David Kupfer, M.D.
Chair, DSM-5 Task Force

Darrel Regier, M.D., M.P.H.
Vice-Chair, DSM-5 Task Force

(2) My Submission to the Neurodevelopmental Disorders DSM Work Group
American Psychiatric Association
July 17 2011

Neurodevelopmental Disorders DSM Work Group
American Psychiatric Association

Dear NDD Work Group Members

I am the father of a 15 year old son diagnosed at age 2 with Autistic Disorder and assessed with profound developmental delays conditions which severely restrict his everyday functioning. He requires, and will require, 24/7 adult supervision. Since his diagnosis 13 years ago I have actively advocated here in New Brunswick, Canada for government funding of evidence based early intervention and autism specific training of education assistants and resource teachers who work with autistic students. With other parents we have enjoyed some success in these areas although we have had much less success in advocating for adequate adult care and treatment facilities for autistic adults. Throughout our efforts we were guided, and to the extent that we succeeded, we did so because of the leadership of American autism researchers such as Dr. O. Ivar Lovaas and others who established the evidence basis for the effectiveness of applied behavior analysis as an autism therapy. Throughout this time from 1998 the DSM definition of Autistic Disorder and the other Pervasive Developmental Disorders, the latter of which has become identified in popular usage and in research as the Autism Spectrum, was constant. Now the entire category for the "Autism Spectrum" is formally being merged together in the DSM-5 into one disorder divided only by the extent to which daily functioning levels are impaired by the newly defined ASD. I have two primary concerns about this new Autism Spectrum Disorder as it goes through substantive change at both the "high functioning" and "low functioning" end of the "autism spectrum".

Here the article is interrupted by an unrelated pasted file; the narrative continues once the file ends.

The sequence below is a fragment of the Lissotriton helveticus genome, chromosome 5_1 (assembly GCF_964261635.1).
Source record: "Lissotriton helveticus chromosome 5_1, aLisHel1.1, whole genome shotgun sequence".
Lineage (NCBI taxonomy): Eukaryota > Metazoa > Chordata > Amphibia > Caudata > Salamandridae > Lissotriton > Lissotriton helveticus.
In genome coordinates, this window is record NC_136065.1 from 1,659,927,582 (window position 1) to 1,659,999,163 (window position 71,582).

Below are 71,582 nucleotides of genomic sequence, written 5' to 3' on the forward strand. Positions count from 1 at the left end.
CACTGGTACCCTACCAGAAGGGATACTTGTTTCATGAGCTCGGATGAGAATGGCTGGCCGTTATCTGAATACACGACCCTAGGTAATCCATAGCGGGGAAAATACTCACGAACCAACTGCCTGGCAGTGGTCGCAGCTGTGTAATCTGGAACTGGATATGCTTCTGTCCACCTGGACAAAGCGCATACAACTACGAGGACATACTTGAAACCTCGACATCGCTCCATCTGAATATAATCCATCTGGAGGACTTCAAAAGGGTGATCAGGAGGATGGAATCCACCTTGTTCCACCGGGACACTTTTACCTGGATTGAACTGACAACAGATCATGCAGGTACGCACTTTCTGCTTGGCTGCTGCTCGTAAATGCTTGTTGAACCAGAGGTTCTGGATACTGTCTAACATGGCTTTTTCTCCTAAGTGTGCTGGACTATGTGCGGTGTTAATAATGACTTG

1) The effect of the changed definition on research conducted under the DSM-IV definition of Autistic Disorder and the other PDD's.

Although it is a far from being a unanimously held position,it has been often mentioned in discussion of the startling increases in rates of autism diagnoses that the increases are accounted for entirely by the definition changes of autism in the DSM-IV, even though that occurred some 17 years ago, and increased social awareness. It seems entirely predictable that a newly changed definition will also confound our understanding of real autism prevalence.

2) The exclusion from Autism Spectrum Disorder diagnosis of those with Intellectual Disabilities.